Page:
MULTIPLE SOURCES OF PAH EXPOSURE, DNA METHYLATION AND BREAST CANCER Public Deposited

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  • March 19, 2019
Creator
  • White, Alexandra
    • Affiliation: Gillings School of Global Public Health, Department of Epidemiology
Abstract
  • Purpose. Epidemiologic studies have consistently linked long-term exposure to single-source polycyclic aromatic hydrocarbons (PAHs) to increased breast cancer incidence. It is unclear whether single sources, specific groups, or all PAH sources should be targeted for breast cancer risk reduction. Aberrant methylation may be an early event in carcinogenesis, but whether PAHs influence the epigenome is unclear. Few studies have evaluated whether PAHs are associated with methylation, particularly in breast tumors where methylation changes are particularly relevant. Methods. In a population-based case-control study (N=1,508 cases/1,556 controls), Bayesian hierarchical regression was used to estimate adjusted odds ratios (ORs and credible intervals (CrI) for PAH exposure sources, considered singly and as groups: active smoking; residential environmental tobacco smoke (ETS); indoor and outdoor air pollution; and grilled/smoked meat intake. Promoter methylation of 13 breast cancer-related genes in breast tumor tissue (n=765-851 cases) and global methylation in peripheral blood (1,055 cases/1,101 controls) were measured. Logistic regression was used to estimate ORs and 95% confidence intervals (CIs) for the association between individual PAH sources and methylation levels. Results. Breast cancer incidence was positively associated with ETS from a spouse (OR=1.20, 95%CrI=1.03, 1.40) and residential synthetic firelog burning (OR=1.29, 95%CrI=1.06, 1.57). Additionally, PAH exposure groups, including ingestion (OR=1.44, 95%CrI=1.16, 1.78) and total indoor sources (active smoking, ETS from spouse, grilled/smoked meat intake, stove/fireplace use, OR=1.45, 95%CrI=1.02, 2.04), were associated with increased breast cancer incidence. When comparing methylated versus unmethylated genes in tumor tissue, synthetic log use, residential ETS, current smoking and vehicular traffic were associated with both increased and decreased odds of methylation at a number of breast cancer-related genes. In controls, synthetic log use was inversely associated with LINE-1 methylation (OR=0.59, 95%CI=0.41-0.86). Conclusions. Groups of PAH sources, especially those for ingestion and indoor sources, were associated with a 30-50% increase in breast cancer incidence. PAH exposure is ubiquitous and a potentially modifiable breast cancer risk factor. PAH sources were associated with hypo- and hypermethylation at multiple promoter regions in breast tumors and LINE-1 hypomethylation in blood of controls. Methylation may be a potential biologic mechanism for the associations between PAHs and breast cancer incidence.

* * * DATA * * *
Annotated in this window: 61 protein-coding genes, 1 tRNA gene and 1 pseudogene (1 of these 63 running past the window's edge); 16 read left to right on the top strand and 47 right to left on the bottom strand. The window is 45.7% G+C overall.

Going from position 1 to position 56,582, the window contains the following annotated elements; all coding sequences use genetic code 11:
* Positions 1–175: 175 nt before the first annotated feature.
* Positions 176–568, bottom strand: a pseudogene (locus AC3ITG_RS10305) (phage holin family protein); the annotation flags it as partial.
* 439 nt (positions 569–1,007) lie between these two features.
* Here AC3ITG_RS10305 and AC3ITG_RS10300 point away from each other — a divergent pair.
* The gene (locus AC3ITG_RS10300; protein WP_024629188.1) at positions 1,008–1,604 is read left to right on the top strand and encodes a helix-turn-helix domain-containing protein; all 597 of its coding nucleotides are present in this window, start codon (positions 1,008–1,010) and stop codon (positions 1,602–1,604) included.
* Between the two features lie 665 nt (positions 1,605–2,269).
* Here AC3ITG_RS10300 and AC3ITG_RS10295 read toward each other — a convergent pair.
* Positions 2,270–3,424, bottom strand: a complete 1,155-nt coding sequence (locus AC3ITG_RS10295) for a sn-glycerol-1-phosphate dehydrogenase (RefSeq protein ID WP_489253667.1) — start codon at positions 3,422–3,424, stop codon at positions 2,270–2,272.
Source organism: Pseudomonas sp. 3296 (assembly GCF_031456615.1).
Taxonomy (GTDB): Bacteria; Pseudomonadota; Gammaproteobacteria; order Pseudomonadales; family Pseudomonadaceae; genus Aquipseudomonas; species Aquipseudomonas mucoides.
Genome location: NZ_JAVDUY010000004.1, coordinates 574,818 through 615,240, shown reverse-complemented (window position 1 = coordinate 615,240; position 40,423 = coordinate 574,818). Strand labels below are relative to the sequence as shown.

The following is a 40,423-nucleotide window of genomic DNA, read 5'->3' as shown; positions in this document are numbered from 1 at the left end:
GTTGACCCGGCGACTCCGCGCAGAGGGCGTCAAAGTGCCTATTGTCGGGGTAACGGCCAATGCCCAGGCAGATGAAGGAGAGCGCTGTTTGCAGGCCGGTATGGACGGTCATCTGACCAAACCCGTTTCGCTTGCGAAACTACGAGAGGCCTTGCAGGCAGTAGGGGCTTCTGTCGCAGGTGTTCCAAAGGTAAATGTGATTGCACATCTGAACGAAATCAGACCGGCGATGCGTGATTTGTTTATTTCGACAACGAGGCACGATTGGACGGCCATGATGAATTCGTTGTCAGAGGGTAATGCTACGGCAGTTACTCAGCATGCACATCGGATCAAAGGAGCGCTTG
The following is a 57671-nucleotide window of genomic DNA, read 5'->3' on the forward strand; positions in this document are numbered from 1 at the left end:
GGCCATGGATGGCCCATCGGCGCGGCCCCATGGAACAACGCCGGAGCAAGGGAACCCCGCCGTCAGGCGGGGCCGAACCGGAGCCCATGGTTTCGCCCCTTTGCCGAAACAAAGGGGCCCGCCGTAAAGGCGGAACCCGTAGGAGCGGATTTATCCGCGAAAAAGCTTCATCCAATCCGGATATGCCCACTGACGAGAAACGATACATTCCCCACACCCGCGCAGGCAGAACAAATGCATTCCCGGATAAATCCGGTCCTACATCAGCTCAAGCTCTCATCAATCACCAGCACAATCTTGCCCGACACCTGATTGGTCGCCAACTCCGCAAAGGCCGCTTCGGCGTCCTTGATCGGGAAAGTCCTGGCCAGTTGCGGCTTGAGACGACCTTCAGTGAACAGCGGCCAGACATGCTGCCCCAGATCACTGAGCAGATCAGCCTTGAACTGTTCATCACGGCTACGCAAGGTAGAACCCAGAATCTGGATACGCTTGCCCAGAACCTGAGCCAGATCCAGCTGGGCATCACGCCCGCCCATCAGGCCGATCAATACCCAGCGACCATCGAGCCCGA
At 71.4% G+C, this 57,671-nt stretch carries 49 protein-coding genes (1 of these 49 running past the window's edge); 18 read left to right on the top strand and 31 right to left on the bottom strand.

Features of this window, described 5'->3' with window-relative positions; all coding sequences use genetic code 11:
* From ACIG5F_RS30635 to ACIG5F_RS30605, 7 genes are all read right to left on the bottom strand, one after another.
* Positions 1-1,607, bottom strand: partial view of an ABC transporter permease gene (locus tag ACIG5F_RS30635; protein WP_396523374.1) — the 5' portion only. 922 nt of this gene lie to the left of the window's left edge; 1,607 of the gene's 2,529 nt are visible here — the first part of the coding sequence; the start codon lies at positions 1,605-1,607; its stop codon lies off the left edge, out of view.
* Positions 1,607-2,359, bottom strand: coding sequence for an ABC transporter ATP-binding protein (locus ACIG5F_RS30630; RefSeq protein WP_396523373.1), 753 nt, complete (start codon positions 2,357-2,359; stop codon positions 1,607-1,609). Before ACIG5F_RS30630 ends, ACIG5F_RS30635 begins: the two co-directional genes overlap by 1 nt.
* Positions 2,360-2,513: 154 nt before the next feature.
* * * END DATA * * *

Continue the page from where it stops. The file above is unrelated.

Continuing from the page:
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  • In Copyright
Advisor
  • Gammon, Marilie D.
  • Engel, Lawrence
  • Santella, Regina
  • Herring, Amy
  • Conway-Dorsey, Kathleen
Degree
  • Doctor of Philosophy
Degree granting institution
  • University of North Carolina at Chapel Hill Graduate School
Graduation year
  • 2015
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  • Chapel Hill, NC
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